We are living in extraordinary times and investment performance of the Company has been among the casualties. The Net Asset Value of the portfolio is down markedly year-to-date (35% as of 29th March) which is around 8% lower than the benchmark. Clearly this is very disappointing.
The bull market that had characterised recent years did little for the fortunes of value stocks, but in the last year and a half, the environment has deteriorated further still. Approaching the end of February, the portfolio was approximately 4% behind the benchmark, not the result of any stock-picking disasters, but simply because growth rather than value stocks have been so firmly in vogue.
As COVID-19 struck, I recognised the risks to the most impacted sectors such as airlines, and quickly sold my small Dart position (at a significant profit) and my small Wizz Air position. Unfortunately, I underestimated the degree to which Western governments would need to curtail economic activity and thus the huge knock-on effects.
Over the last few weeks I have been conducting dozens of company meetings - and our analysts literally hundreds of meetings - to hear what’s happening on the ground. Our fixed income colleagues have also been feeding in what’s been happening in debt markets, while our healthcare team very ably lead by Dr Judith Finegold, has been making sure that we have the best possible view of what this virus means medically.
A series of global investment team meetings have been put in place and we are communicating regularly on a global basis, with teams almost universally working from home. While these are deeply unsettling times, Fidelity has the best possible resources to deal with this situation.
What is now clear, is that beyond just the initial lockdowns, there will also now be a global recession at least as bad as seen in the 2008/2009 period and quite possibly worse. Indeed, investment banks and our own internal economists are predicting a Q2 economic contraction in the -10 to -25% range, much larger than the worst quarter in the global financial crisis of -8%. Additionally, the government support measures will result in significantly higher government debt-to-GDP levels for Western countries which have had to lock down. This is at a time when debt-to-GDP levels are already high.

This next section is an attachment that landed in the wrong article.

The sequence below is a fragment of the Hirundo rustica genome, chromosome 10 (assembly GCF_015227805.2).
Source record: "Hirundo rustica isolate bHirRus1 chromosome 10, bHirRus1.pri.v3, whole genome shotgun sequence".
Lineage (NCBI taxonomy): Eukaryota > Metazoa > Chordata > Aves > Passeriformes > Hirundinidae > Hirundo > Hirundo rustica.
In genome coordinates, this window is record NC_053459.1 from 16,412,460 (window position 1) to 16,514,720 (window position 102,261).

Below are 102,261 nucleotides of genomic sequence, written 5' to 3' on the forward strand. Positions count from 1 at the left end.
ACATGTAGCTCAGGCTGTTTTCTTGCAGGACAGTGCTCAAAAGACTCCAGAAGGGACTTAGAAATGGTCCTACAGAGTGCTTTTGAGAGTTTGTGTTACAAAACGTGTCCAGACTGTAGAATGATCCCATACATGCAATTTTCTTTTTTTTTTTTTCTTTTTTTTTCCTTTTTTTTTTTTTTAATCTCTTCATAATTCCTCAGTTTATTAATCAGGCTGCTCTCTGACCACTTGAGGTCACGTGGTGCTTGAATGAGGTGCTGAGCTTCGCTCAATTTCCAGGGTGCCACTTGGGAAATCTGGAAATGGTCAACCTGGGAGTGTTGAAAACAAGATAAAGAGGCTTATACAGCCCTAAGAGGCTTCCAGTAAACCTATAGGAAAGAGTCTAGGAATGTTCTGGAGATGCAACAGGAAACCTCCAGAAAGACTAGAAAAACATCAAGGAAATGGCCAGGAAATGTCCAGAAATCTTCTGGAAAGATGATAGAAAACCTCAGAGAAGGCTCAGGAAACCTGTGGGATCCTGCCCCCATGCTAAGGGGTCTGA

I think it is consensus that we will have a deep recession, although it is not clear to me whether market participants are yet correctly assessing how long this may go on for. It seems inevitable that there will be significant and wide-ranging dividend cuts in this environment.
Going into this crisis, the portfolio had what I believed was its highest ever defensive weighting. Unfortunately, it emerged that we had a number of large positions in what I considered, and still consider, economically unsensitive names which are, however, activity sensitive. For instance, C&C (a drinks distributor (70% on trade) and brewer) and Photo-Me (ID photos and laundry machines) are normally defensive but have proved not to be in this environment.
Additionally, some of the names I had expected to outperform given their defensive nature have not done so. Mylan, Imperial Brands, ContourGlobal, Babcock and Serco are all largely unaffected by COVID-19 but are all down by 20% or more on year-to-date basis. These are big positions in the portfolio and I have been topping up, as I see these irrational share price moves as a potential future creator of performance.
In a downturn, mid- and small-caps tend to get hit harder, and thus the portfolio’s structural overweight here has been punished, with mid-caps down 5% more than the index and small caps 8% worse at the time of writing.
What am I doing?